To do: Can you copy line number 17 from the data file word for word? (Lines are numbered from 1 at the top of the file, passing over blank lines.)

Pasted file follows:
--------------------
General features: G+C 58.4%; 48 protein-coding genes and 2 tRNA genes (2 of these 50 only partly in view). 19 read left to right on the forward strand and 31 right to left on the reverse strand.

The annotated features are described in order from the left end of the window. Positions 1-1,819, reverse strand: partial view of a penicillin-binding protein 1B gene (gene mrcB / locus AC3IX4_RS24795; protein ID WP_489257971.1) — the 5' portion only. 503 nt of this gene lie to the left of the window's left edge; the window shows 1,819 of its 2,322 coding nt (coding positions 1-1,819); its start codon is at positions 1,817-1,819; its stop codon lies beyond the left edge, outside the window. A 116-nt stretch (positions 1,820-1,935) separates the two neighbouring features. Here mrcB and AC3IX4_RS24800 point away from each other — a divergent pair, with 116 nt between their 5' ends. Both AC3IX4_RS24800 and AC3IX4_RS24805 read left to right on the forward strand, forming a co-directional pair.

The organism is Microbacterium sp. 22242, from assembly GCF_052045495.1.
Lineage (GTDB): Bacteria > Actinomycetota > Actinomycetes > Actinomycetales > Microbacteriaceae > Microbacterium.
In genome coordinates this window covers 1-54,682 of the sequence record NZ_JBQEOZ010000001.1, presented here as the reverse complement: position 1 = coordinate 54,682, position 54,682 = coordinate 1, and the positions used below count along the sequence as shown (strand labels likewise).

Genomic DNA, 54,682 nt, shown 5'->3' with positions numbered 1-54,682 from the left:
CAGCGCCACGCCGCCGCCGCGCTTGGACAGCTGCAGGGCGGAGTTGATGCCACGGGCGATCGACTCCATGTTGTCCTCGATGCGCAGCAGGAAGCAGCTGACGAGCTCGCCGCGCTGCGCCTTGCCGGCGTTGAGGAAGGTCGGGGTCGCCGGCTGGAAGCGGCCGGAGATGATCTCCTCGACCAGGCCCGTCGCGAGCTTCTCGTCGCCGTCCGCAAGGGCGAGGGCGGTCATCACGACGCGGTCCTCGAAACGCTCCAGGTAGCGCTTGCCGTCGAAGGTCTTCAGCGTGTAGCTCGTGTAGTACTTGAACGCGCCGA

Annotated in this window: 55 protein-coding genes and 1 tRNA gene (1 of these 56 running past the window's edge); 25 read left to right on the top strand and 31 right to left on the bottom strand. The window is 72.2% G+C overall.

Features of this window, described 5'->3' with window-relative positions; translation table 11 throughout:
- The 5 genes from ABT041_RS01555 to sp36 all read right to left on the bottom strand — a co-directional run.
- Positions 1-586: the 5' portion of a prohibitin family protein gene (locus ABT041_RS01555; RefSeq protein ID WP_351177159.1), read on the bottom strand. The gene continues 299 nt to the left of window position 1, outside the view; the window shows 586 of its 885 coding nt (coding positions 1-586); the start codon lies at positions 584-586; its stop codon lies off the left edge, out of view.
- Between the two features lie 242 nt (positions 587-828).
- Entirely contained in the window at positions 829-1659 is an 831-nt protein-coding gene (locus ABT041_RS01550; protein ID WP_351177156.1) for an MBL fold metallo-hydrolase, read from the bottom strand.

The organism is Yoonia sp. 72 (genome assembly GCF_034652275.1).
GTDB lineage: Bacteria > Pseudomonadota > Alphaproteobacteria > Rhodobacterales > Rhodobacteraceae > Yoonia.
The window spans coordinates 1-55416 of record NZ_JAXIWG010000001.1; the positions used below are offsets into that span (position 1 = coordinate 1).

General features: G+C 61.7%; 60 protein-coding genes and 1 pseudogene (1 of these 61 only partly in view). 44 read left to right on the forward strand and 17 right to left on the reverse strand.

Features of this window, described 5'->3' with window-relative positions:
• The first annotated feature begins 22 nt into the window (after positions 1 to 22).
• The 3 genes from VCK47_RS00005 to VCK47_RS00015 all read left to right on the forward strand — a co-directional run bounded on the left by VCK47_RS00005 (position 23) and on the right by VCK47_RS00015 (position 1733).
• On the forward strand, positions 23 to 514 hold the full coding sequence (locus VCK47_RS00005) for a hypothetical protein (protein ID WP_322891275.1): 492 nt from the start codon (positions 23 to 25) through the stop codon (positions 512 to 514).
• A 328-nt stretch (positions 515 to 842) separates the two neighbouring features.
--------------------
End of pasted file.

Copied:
General features: G+C 61.7%; 60 protein-coding genes and 1 pseudogene (1 of these 61 only partly in view). 44 read left to right on the forward strand and 17 right to left on the reverse strand.